Do all bloggers check their stats as regularly as I do? I hope so. Otherwise I have a problem.
So the crazy weather of MN continues, this time featuring a thunderstorm, some tornadoes and humidity. It's like the triple threat of weather.
Oh, and it is Monday. Oh, and it is August.
Wait. AUGUST? Seriously????
Even though summer month countdowns have all but disappeared from my repertoire since I joined the full-time working world some 9.5 years ago, I still occasionally experience a nostalgic twinge of panic that freedom is slipping through my fingers.
Of course, technically I am a student. At least through this December. So I guess that there is some freedom to be grasped in that I do not have any homework right now.
Oh, but just wait. Before you know it, my professors will have posted our syllabi for the coming semester. Unlike my undergraduate experiences, most of my graduate professors like to assign things prior to the first class session. Woe betide the fool who does not thoroughly read their course assignment calendars carefully!
For the most part, they only assign readings. Lest you think that this is no big deal, let me tell you the truth.
Most of my professors are fairly cognizant of the fact that books cost money. They will therefore usually try to keep the "required" textbook list to a minimum. The trade-off for this is that many of the assigned readings will be journal articles that can be accessed through the school's library website. Fine.
If it were only always that simple.
There was the time that the assigned reading had yet to be distributed by the publisher. This meant that not only did the university bookstore not have the item in stock by the date class started, but the alternative resources like Amazon did not have it either. After several stressful interchanges with bookstore staff, my professor finally announced that due to the fact that the book was unavailable, she would not expect that we had all read the chapters for our first lecture.
Then there was the professor who assigned two textbooks, one of which was out of print. You can imagine the confusion that came from 24 students trying valiantly to locate a copy of the rare book that cost less than $240. It was an epic failure. This professor also relented by placing a copy on reserve.
It was this same professor who chose to put multiple books on reserve at the library. I believe her intentions were honorable. She knew that supplies of these books may be limited and she did not want to stress the budget of her students in trying to obtain them for purchase.
Unfortunately, this led to a different type of problem. To help you understand, you should know that this graduate program caters specifically to working adults who commute to campus. Therefore, all classes are either in the evening or on weekends. Many of us do not live on or near the main campus and therefore our trips to the library are usually carefully planned and scheduled.
Now imagine if you, the diligent student, made plans to come to campus on a Saturday when you did not have class for the specific purpose of doing the assigned reserve readings. Imagine you arrive at the circulation desk, only to be informed that the books you require have already been checked out, probably by one of your classmates.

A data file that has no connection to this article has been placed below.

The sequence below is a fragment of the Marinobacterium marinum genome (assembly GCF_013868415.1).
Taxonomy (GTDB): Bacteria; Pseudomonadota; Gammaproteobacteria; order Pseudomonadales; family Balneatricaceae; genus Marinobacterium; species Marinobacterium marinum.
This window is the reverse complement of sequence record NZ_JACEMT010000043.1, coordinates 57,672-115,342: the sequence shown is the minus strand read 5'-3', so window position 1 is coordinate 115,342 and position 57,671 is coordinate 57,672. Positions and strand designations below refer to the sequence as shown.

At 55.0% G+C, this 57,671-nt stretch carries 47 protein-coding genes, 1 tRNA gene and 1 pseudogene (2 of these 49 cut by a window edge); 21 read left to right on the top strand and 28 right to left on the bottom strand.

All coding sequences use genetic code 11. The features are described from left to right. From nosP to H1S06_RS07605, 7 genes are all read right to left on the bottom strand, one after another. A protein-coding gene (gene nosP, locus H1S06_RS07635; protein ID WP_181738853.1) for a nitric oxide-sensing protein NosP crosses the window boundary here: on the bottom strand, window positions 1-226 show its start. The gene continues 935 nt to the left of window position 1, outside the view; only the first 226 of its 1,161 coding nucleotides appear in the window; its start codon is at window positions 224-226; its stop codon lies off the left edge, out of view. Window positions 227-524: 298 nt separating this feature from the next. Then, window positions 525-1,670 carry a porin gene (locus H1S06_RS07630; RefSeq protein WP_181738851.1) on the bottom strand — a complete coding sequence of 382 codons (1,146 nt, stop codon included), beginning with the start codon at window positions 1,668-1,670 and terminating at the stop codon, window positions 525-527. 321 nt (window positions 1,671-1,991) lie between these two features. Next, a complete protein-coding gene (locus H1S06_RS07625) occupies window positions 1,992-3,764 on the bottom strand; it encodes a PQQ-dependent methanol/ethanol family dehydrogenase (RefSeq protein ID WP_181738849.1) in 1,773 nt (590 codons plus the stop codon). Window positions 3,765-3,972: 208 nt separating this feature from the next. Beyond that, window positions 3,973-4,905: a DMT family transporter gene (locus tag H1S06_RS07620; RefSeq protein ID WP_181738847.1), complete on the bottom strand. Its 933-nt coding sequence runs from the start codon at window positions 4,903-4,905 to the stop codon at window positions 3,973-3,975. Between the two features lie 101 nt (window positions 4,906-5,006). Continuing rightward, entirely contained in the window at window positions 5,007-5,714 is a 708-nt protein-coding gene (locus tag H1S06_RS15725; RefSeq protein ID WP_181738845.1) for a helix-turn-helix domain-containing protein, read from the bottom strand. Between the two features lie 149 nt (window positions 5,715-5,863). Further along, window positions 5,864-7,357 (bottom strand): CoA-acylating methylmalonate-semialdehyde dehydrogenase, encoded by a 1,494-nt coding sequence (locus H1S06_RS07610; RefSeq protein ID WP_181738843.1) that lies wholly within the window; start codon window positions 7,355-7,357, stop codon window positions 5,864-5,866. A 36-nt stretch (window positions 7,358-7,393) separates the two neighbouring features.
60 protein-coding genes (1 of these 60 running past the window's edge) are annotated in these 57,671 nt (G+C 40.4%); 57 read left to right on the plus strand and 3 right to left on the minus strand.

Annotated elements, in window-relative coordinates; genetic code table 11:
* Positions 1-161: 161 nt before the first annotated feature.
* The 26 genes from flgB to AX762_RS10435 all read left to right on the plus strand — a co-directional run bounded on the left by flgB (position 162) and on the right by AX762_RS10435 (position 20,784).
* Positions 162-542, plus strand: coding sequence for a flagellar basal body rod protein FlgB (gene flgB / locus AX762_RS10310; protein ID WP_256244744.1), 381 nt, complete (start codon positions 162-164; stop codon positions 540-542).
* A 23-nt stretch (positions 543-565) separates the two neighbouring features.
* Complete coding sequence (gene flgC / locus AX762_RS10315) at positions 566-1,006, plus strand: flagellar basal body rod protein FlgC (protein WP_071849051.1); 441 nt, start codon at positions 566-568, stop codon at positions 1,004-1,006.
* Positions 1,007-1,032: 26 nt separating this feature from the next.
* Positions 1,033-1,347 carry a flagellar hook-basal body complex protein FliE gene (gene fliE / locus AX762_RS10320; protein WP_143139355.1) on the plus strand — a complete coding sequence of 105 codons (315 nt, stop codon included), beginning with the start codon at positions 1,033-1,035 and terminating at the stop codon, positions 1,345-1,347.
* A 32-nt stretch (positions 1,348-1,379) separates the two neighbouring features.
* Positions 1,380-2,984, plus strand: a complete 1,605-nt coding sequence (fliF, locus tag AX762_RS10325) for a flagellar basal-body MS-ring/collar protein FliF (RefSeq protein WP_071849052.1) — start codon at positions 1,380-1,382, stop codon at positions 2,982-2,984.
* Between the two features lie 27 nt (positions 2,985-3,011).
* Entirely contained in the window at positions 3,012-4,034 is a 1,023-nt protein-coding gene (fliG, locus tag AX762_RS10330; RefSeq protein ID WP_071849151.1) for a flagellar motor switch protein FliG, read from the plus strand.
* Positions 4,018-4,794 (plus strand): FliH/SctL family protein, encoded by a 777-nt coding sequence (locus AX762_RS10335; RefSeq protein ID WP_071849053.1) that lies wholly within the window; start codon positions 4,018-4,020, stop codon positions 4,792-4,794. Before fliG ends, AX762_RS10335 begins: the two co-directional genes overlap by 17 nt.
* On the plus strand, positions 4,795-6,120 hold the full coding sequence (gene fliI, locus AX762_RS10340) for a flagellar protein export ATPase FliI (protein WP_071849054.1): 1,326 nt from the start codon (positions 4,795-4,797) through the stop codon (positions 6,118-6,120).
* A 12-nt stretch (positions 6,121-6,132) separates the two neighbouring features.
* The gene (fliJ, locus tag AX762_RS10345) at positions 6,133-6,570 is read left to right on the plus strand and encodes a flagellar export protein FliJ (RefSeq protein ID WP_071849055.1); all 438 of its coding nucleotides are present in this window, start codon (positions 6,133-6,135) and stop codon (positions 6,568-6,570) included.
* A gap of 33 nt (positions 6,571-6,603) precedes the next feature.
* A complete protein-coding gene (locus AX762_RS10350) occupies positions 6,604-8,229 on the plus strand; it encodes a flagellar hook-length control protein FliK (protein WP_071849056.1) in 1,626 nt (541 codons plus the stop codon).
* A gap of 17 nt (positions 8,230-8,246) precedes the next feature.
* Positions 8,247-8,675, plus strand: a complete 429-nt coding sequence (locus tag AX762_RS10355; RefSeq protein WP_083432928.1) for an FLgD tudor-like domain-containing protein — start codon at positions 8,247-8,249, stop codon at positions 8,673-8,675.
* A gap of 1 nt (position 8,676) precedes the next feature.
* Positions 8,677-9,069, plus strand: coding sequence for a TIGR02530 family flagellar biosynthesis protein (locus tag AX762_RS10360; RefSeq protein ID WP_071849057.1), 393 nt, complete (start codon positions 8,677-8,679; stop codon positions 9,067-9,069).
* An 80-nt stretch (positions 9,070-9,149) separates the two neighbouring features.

You may be irritated. But you will probably ask politely whether the library worker can tell you how long the book should be out as you know that the professor has put a two-hour checkout limit on the reserves. The library worker does this and assures you that it appears that the materials should be back within 30 minutes. You decide to wait.
45 minutes later, you return to the desk to check the status of your books. The new attendant checks: they are still checked out. She simply shrugs and says that they should be back "any minute." You decide that you can wait a bit longer. You casually peek around the library fringes to see if you notice any classmates, but you cannot find them.
In the interest of making sure that you are first in line to get the books when they are returned, you sit in the chairs near the circulation desk and try to focus on other things. 30 minutes later, none of your classmates have come back to the desk with the books. At this point, you decide that an hour and a half is a bit long to wait, especially because you know that your classmate is well over their two hour limit.
Rather than leave in a huff, you decide to wait another 20 minutes and use that time to send your professor a message. This message says that although you made a special trip to campus specifically to do the readings for her class, the reserve books are not available and library staff appears to have no interest in enforcing the time limits for check-out.
Remembering that you like this professor, you take the time to carefully word this email because you don't want to sound accusatory, but you want her to know that this setup may not be truly conducive to this type of class.
Just to be sure, you stop at the desk one last time before departing, two hours after you arrived. No luck.
You drive home, muttering under your breath things like, "wasted time," "inconducive to learning" and "book hogs."
So... what has this story accomplished? Well, it has made me appreciate the fact that I am currently in the pre-syllabus school break phase. It has also made me happy that I only have one more semester to potentially encounter this type of situation.